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Computing the nth row of Pascal’s Triangle

Pascal’s triangle is a very useful construct in discrete mathematics. It is a way to organize binomial coefficients, or different ways of choosing “k” elements from “n” elements.
Below is an example of the first few rows of Pascal’s triangle:
After the first two rows, each element is formed by adding the two numbers immediately above it (to the left and to the right) in the previous row, as shown below.
For ease of exposition we will print them like this:
The nth element of row k is formed by adding the (n-1)th and nth elements of row (k-1). Also, from a combinatorial perspective, the nth element of row k gives the number of ways of choosing k-1 elements from n-1 elements.
To confirm this, let us take the 5th row which begins “1 4”. This should give you an indication that we are choosing from 4 elements. Let us consider choosing 2 elements from these 4 elements, so we are looking at the third element of the fifth row. In other words, to choose k elements from n elements, we look at the (n+1)th row and look at the (k+1)th element.
Let us assume these four elements are a,b,c,d. Since we are choosing two elements from the four element set, the combinations are:
Thus, there are 6 combinations which is what the (fifth row, third element) reveals. Let us now focus on printing the Pascal’s triangle. We will consider three ways.

Method 1: Use the math.factorial() function

The math package comes with a readymade factorial() function that can be used to calculate the combinations. The number of ways of choosing k elements from n elements is (n!) divided by k! (n-k)!. Here is code to do precisely this:
The output is:
You can notice that the output is being printed in decimal format and you can use the int() function to print it in integer format:
The output will now be:
Now using this function we can print Pascal’s triangle by simply computing the binomial coefficients and printing them:
In the above code we are printing the first 7 rows. The outer iteration begins from 0 to 6. The inner loop prints each row by beginning from 1 and going till the outer iteration index. Inside the loop, we use the nck() function we have written earlier. The end=’’ part ensures that the coefficients in a single row are printed without going to a newline. Once a row is printed we issue a blank print statement to move to the next line. The output will be:

Method 2: Use iteration

Our second approach does not rely on the Math.factorial() function. Instead we generate each row by using the previous element just printed and scaling it suitably. Below is the code to generate the same number of rows of Pascal’s triangle as above:
In the above code, we first print the single row containing the singleton element “1” using a lone print statement. Then we print one row at a time. For each row, we initialize the first element (in variable num) to 1. Then we enter a nested for loop to print the requisite number of entries. Each subsequent number is the previous number scaled by a suitable value (because “n choose k” is a scaled version of “n choose k-1”).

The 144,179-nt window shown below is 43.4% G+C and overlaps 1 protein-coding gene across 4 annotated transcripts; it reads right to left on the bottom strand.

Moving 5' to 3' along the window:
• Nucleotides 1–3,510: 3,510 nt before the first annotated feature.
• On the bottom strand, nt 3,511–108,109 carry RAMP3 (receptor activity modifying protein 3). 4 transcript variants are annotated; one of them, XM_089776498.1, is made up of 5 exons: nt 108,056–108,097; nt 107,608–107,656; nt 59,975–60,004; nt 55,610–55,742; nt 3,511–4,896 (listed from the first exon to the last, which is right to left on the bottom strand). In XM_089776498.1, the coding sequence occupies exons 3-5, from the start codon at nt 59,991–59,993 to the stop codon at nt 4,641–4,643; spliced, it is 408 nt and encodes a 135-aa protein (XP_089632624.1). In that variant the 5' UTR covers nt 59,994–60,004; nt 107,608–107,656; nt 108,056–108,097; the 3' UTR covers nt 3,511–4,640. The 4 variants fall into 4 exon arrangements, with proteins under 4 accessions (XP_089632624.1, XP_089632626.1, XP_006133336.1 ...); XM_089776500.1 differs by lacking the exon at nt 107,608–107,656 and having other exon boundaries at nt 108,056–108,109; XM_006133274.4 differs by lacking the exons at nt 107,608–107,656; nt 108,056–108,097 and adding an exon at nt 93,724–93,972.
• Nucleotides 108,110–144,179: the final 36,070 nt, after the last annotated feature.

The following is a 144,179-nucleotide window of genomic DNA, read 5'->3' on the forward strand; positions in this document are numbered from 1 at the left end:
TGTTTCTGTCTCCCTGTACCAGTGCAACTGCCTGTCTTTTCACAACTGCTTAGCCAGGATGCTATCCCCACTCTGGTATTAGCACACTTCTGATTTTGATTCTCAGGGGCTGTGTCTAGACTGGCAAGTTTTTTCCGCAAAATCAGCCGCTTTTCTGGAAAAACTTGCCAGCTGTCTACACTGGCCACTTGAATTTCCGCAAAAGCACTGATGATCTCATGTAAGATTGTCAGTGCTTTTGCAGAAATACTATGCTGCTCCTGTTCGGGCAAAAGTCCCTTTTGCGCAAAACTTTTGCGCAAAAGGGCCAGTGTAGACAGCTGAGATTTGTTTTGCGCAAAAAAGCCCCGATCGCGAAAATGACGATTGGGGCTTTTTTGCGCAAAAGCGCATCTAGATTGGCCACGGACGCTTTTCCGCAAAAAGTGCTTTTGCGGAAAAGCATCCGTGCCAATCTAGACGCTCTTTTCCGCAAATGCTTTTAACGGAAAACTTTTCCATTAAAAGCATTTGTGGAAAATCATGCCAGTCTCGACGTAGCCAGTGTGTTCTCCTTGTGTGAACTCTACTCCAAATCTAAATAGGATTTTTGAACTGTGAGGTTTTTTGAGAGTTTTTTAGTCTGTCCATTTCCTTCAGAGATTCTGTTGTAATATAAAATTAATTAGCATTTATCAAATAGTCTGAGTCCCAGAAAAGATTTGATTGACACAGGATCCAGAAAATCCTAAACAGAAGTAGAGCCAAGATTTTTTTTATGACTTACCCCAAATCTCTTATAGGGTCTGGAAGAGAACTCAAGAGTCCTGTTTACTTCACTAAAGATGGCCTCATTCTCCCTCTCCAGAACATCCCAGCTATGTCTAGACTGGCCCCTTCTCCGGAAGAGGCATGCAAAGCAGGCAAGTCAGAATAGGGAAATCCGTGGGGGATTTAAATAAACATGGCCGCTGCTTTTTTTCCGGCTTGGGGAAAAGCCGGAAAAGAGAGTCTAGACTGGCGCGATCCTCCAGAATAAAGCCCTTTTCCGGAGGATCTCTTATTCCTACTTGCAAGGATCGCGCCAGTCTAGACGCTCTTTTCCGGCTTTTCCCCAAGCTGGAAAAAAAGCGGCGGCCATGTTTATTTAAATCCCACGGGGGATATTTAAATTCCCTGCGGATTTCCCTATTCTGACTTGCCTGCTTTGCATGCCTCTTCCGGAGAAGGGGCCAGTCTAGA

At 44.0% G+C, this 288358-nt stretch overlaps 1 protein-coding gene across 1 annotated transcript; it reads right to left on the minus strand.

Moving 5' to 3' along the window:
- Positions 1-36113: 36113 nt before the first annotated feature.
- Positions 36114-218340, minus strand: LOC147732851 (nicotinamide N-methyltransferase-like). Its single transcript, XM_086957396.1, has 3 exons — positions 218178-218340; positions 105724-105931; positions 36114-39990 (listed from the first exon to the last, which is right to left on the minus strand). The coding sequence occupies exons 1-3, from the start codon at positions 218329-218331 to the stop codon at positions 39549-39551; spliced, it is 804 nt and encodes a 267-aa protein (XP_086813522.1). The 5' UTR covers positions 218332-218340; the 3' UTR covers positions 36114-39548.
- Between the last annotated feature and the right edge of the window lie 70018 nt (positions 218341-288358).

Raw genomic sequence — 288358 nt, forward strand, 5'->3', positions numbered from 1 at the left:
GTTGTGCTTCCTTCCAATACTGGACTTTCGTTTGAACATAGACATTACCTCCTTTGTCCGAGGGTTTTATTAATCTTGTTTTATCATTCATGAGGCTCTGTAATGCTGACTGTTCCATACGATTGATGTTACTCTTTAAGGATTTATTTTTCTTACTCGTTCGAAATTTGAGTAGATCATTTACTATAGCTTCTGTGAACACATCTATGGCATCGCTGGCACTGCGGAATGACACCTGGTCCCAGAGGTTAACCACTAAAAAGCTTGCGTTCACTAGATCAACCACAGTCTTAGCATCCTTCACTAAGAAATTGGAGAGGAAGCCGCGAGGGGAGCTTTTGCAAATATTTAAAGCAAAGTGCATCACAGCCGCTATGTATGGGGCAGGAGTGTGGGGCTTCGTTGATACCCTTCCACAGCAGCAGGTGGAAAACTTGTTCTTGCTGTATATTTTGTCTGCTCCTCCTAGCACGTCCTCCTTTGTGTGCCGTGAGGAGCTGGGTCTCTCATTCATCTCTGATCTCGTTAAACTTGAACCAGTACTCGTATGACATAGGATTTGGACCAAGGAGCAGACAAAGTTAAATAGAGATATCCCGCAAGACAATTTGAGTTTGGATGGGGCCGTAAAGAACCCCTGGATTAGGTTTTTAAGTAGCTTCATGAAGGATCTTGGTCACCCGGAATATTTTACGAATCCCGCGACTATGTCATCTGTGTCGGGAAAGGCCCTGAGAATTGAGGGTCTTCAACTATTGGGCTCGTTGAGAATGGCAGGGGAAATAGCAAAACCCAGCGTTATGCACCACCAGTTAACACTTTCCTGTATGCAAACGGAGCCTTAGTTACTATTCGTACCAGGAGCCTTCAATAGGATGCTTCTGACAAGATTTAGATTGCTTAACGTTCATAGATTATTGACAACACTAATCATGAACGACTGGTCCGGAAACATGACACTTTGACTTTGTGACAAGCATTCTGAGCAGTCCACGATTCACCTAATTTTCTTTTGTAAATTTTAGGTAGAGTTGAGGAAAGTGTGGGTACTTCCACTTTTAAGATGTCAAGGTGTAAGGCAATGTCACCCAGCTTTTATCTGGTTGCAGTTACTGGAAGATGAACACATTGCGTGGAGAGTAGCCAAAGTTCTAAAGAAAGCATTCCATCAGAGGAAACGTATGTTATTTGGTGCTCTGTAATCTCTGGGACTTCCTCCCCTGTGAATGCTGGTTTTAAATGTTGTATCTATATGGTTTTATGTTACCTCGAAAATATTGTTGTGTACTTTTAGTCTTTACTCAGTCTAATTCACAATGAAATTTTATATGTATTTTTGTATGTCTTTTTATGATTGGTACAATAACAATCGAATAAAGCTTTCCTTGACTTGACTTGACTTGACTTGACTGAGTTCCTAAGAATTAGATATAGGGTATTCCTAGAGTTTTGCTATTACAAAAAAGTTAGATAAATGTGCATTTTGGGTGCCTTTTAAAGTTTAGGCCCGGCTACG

The output is, as before:

Method 3: Use recursion

In recursion we go back to the original property of Pascal’s triangle, which is that each number is the sum of two numbers above it. To this end we write a simple recursive function to encapsulate this idea:
In the above code, the generate_element() function is written recursively. It prints a “1” for the first and last element (the base case of the recursion) and calls itself recursively for all other elements. The output will be, as expected:
As simple and elegant as the above code is, it is not a very efficient way of computing Pascal’s triangle. This is because in order to compute an element, we recursively compute smaller elements and keep doing this for every new element. We will end up calling the function generate_element() over and over again for the same inputs numerous times. This extra work will not appear much when we print only a few rows, as done here but will add up significantly. One sollution to overcome this drawback is to store the values as they are generated so that we don’t call it recursively (left as an exercise for you!)
If you liked this blogpost, see our blogpost on arrays vs lists in Python. Also see a more in-depth coverage of the math.comb() function that directly helps calculate the number of combinations.
Interested in more things Python? Checkout our post on Python queues. Also see our blogpost on Python's enumerate() capability. Also if you like Python+math content, see our blogpost on Magic Squares. Finally, master the Python print function!
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